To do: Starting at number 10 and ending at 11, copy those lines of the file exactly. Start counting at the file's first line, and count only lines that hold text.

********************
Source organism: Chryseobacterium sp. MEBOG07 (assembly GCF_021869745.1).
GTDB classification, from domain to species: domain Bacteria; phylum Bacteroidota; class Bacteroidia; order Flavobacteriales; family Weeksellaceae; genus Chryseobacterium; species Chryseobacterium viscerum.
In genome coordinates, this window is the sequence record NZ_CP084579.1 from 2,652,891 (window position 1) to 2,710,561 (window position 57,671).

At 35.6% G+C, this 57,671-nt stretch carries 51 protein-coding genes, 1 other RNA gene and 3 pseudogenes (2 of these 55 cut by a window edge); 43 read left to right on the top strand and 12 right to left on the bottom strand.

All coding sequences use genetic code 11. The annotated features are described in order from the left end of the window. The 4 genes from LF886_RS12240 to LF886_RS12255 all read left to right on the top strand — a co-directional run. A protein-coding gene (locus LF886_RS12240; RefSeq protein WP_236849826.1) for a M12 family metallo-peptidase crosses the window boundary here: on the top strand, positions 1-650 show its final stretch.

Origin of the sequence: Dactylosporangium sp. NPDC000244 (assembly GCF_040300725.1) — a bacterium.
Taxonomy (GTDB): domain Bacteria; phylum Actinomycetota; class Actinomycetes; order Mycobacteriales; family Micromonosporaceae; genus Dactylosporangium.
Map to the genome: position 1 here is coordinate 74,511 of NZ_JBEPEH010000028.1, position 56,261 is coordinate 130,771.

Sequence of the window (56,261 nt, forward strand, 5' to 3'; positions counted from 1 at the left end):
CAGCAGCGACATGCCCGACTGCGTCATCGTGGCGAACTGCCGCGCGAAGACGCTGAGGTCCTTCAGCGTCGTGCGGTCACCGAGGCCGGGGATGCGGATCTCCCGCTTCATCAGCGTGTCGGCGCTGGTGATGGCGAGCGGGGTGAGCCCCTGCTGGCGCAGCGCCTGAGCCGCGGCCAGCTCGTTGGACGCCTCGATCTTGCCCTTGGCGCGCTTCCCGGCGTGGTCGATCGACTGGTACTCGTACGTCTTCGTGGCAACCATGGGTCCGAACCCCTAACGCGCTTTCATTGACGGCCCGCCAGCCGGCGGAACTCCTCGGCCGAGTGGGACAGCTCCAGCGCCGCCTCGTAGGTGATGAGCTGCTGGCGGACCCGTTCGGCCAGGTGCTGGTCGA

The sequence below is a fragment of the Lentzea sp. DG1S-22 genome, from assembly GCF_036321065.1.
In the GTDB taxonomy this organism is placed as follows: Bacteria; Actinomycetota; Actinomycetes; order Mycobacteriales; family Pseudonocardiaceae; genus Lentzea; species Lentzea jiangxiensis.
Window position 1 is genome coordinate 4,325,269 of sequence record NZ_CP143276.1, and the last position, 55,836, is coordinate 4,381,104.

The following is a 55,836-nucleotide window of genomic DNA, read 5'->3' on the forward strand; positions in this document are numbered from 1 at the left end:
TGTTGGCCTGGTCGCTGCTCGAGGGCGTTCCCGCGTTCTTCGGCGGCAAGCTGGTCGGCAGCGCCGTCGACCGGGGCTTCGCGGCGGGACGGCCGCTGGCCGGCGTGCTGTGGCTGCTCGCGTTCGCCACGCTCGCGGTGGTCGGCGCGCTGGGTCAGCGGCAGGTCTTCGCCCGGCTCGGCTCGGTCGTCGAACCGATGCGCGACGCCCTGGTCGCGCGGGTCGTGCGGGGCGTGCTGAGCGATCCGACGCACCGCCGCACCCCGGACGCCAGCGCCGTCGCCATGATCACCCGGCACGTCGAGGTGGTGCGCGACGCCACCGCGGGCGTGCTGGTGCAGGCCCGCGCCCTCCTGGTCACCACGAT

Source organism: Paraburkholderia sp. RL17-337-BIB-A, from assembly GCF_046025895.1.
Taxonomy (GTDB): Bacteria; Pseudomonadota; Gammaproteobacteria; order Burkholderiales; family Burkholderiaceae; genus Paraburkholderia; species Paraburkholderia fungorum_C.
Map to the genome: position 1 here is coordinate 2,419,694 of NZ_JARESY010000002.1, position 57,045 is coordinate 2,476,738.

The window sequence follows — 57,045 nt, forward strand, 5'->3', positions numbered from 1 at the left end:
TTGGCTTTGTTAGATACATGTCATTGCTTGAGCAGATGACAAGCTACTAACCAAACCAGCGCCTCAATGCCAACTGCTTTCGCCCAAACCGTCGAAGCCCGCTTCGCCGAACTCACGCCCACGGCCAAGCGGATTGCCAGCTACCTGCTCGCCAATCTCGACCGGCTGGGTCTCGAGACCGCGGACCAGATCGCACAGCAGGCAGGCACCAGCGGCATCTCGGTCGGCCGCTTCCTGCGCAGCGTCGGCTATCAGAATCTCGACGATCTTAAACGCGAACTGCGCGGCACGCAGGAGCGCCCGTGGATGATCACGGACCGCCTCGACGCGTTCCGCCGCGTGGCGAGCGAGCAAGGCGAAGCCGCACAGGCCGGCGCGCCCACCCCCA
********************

CAGCAGCGACATGCCCGACTGCGTCATCGTGGCGAACTGCCGCGCGAAGACGCTGAGGTCCTTCAGCGTCGTGCGGTCACCGAGGCCGGGGATGCGGATCTCCCGCTTCATCAGCGTGTCGGCGCTGGTGATGGCGAGCGGGGTGAGCCCCTGCTGGCGCAGCGCCTGAGCCGCGGCCAGCTCGTTGGACGCCTCGATCTTGCCCTTGGCGCGCTTCCCGGCGTGGTCGATCGACTGGTACTCGTACGTCTTCGTGGCAACCATGGGTCCGAACCCCTAACGCGCTTTCATTGACGGCCCGCCAGCCGGCGGAACTCCTCGGCCGAGTGGGACAGCTCCAGCGCCGCCTCGTAGGTGATGAGCTGCTGGCGGACCCGTTCGGCCAGGTGCTGGTCGA

The sequence below is a fragment of the Lentzea sp. DG1S-22 genome, from assembly GCF_036321065.1.